Law schools need to demystify the process of access to the academy and work to develop practitioner collaboration that can support efforts to expand practical skills legal education. Academic deans can begin the dialogue by reaching out to local bar associations to let it be known that experienced practitioners who have proposals for innovative classes or who are willing to work with faculty to develop innovative methods for teaching practical skills will be welcomed. Classes that showcase effective teaching of doctrine and practice skills should be encouraged, and faculty should be incentivized to work with practitioners to test new models of instruction. Successful efforts should be acknowledged, publicized, and replicated, even between law schools. Faculty will certainly need to make changes and become comfortable with new means to integrate doctrinal instruction and practical skills, but the result will be worth the investment: law school graduates will be better prepared to begin their legal careers; they will not be experienced practitioners, but they will be “practice aware.” Working together, the academy and practitioners can begin to break down the barriers in order to construct a new collaborative foundation to improve the academic preparation for the profession.
I dropped Jay a note back in May when his piece popped up on my Google Scholar ego alert. As I teach a small transactional simulation class, I was intrigued by his very successful concept of having teams from different law school negotiate with other. Having judged/watched a number of “deal” or “negotiation” “competitions," it always seemed to me the biggest challenge is to create (a) skin in the game, and (b) the impetus to make a deal rather than swap extreme positions back and forth. Simulated litigation (trial or appellate) works because the incentive to win is there, and the students as in real life are talking to a third party. Transactional simulations have the problem of playing poker with no money.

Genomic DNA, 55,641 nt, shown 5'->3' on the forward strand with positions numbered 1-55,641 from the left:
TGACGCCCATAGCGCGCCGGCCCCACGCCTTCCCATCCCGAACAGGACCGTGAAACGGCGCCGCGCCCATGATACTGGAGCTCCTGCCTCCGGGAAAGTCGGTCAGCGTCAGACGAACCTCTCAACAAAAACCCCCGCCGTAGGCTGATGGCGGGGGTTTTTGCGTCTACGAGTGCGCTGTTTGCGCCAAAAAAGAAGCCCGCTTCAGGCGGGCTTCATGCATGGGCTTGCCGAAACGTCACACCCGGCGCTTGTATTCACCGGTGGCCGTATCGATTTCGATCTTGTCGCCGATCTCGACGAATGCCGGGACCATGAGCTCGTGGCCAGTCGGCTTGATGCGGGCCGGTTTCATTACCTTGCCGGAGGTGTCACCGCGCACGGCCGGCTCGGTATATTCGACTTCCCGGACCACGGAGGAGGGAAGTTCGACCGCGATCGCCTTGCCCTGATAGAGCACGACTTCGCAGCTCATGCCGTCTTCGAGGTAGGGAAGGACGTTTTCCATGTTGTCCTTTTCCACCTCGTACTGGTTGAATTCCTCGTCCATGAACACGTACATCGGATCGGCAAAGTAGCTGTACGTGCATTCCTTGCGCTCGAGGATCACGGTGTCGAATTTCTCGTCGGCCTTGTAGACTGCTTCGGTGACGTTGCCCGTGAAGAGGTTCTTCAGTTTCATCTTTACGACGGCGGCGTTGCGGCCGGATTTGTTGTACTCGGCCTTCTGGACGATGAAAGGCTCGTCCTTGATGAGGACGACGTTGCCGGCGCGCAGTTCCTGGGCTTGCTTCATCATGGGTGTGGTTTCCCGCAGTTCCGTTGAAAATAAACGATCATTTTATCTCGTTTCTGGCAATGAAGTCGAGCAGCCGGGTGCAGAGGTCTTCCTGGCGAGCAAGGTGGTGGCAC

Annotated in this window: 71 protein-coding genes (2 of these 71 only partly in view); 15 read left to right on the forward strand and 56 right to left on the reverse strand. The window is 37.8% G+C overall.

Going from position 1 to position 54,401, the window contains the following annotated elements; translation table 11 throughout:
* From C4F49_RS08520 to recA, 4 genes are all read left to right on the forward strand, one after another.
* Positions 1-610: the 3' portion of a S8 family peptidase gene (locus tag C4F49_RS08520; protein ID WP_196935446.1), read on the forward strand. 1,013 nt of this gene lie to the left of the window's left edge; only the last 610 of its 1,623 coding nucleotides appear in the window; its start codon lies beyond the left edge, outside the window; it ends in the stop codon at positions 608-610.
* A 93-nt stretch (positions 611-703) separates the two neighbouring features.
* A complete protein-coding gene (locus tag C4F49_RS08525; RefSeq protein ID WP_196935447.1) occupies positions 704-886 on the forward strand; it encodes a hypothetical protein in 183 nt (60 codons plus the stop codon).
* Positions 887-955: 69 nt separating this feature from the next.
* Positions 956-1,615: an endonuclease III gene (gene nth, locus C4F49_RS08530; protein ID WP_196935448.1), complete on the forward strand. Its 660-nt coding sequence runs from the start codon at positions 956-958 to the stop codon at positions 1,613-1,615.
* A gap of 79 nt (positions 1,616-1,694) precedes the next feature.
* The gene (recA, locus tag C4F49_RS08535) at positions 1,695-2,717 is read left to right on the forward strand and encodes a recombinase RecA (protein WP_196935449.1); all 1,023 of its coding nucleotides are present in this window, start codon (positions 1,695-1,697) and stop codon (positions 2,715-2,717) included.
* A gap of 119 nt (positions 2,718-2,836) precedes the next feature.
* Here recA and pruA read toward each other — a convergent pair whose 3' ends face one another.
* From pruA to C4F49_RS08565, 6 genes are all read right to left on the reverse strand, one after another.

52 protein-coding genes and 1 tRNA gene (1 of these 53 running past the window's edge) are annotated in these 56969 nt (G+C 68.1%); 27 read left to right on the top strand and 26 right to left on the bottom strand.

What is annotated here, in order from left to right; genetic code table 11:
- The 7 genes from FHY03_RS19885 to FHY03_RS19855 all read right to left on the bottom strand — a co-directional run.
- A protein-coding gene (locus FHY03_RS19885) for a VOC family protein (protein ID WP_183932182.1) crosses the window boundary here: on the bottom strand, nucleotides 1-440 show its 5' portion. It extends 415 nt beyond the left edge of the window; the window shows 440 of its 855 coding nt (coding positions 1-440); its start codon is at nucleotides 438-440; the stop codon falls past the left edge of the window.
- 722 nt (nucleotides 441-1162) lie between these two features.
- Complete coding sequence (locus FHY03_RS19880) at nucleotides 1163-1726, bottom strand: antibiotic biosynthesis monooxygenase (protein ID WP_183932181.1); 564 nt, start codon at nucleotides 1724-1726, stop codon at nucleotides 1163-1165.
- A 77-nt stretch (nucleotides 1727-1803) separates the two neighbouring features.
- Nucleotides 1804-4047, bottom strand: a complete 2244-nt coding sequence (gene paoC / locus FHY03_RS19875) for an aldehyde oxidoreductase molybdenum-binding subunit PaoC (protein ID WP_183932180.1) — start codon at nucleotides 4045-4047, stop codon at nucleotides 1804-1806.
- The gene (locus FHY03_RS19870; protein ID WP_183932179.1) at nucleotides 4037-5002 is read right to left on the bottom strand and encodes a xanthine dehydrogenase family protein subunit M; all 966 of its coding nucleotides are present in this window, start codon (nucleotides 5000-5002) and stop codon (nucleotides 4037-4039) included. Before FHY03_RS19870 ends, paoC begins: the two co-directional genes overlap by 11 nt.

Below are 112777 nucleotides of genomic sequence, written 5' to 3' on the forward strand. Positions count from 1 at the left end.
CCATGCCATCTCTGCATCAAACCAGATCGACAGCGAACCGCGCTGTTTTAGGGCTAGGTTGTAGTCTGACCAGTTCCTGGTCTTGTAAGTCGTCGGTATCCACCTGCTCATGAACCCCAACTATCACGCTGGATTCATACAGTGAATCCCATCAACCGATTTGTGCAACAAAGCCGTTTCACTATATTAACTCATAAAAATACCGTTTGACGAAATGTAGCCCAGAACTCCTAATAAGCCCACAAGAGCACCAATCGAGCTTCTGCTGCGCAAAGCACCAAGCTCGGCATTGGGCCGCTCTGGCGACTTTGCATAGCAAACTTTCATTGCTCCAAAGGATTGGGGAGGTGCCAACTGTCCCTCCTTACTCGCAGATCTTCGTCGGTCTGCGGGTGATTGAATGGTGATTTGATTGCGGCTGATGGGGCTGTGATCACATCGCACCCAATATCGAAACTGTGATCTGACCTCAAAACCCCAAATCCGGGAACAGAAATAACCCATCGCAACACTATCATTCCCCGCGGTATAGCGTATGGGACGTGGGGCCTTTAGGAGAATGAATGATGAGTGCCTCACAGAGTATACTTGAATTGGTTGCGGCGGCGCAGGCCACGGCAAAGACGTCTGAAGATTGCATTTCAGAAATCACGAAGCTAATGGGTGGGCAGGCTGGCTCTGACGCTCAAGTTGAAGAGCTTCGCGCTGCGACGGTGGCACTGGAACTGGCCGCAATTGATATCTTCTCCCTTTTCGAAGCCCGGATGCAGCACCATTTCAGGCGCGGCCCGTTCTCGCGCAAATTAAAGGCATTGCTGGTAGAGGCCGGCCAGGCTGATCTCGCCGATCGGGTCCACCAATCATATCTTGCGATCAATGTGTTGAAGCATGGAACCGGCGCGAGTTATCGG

My simulation tries to address both concerns. As to skin in the game, the winning team gets a somewhat more than symbolic prize (gift certificates to a local bar/restaurant). As to the impetus to make a deal, I set up a scoring system inspired by the prisoners’ dilemma. As to each item in the term sheet, the negotiating teams get a reasonable number of points for splitting the baby, many points for “vanquishing” (i.e. getting a great deal), but a significant multiple of negative points for failing to make a deal on that term. In post mortems over the years, we’ve talked about how the game might create incentives to walk away (as in real life). That is to say, if Team A is so trenchant as not to be willing to give on anything, Team B in that pairing knows it can’t win the game. So Team B needs to say to Team A, “if we go down, you are going down with us.”
But simulation isn't not really the thrust of the paper, and perhaps law professors ought to read it as a constructive plea. My visceral reaction was that the article was saying: you law profs don’t know anything about practicing, and you’ve created a guild to keep us practitioners out. Honestly, that’s too simple. The problem is complex and systemic for all sorts of reasons. As to practice, the usual problem with law professors is not that they haven’t practiced, but that their practice was two or three years at a big firm where they got the worm’s eye view of what a litigator or a deal lawyer does. As to academia, the solutions to what Jay perceives as the problem have to deal with the fact that law schools have evolved into segments of the larger university, where ideally there is a element of contemplative, not necessarily instrumental or practical, life of the mind. Most people who choose to become tenure track professors (in law) have this end as a significant, if not predominant, motivation. The best critiques of legal education address this. I’m not sure this does. But it is the contribution of a thoughtful and committed practitioner-teacher.